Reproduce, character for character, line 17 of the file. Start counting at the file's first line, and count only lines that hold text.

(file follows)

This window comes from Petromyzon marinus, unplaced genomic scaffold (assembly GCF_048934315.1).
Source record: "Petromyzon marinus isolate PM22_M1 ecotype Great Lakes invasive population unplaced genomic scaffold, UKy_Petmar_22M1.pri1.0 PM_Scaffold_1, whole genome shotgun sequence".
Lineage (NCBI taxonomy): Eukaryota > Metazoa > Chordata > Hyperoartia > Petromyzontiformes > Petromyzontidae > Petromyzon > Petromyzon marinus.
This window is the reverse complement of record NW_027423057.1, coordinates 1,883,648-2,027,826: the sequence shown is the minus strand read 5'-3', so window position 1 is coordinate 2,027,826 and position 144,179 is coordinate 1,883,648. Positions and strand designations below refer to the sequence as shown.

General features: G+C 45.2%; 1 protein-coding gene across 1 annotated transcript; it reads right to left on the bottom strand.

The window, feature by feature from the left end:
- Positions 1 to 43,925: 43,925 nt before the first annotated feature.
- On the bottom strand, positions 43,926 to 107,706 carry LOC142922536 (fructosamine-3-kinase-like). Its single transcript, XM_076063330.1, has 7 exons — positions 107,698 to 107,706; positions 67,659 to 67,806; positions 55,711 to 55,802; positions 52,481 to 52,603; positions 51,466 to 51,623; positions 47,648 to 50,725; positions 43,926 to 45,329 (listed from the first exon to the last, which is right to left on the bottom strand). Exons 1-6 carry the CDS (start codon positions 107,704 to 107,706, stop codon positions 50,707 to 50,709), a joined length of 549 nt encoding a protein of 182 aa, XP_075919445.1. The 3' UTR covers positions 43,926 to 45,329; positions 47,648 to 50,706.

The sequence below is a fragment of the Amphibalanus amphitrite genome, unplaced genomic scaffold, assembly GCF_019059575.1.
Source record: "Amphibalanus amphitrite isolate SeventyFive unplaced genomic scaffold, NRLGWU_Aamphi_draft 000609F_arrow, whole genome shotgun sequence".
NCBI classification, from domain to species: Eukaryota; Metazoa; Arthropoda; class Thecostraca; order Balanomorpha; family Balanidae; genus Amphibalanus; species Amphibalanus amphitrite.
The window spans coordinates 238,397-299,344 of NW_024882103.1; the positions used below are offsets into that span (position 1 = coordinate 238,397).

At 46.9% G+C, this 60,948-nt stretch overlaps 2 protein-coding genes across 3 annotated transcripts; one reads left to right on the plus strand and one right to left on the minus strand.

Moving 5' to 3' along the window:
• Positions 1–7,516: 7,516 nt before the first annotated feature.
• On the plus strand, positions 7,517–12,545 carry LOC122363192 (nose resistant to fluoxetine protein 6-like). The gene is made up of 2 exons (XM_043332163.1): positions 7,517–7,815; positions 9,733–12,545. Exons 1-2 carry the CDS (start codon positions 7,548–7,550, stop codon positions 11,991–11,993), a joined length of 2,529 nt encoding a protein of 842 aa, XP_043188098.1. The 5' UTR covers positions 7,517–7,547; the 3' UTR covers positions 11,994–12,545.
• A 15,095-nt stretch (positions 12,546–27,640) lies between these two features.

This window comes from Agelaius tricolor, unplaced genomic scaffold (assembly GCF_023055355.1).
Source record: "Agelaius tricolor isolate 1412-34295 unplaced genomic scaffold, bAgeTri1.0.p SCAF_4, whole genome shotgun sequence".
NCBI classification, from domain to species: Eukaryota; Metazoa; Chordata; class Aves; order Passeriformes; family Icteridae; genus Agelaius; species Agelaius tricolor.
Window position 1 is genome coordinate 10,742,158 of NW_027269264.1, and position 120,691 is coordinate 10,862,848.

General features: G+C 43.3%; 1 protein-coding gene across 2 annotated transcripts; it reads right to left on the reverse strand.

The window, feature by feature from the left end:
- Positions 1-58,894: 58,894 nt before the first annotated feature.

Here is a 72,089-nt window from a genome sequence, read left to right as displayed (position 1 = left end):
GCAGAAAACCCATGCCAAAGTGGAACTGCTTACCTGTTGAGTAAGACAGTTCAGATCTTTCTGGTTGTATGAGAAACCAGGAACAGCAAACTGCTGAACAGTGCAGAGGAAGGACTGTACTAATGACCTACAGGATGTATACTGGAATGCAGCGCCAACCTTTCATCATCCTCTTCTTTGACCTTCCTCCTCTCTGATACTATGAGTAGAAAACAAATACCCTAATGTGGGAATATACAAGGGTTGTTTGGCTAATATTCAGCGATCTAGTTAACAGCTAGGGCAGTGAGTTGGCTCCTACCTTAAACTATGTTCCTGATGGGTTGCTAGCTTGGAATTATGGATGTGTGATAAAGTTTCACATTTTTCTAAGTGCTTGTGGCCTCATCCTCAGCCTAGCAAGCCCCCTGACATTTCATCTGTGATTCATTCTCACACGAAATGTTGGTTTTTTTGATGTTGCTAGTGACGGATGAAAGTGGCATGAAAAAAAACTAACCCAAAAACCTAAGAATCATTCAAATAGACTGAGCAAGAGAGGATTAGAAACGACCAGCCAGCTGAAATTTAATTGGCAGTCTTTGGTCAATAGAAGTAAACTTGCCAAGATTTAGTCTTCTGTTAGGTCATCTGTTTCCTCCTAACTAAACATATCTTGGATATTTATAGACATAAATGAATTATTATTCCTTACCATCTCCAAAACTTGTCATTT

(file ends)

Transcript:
• A 15,095-nt stretch (positions 12,546–27,640) lies between these two features.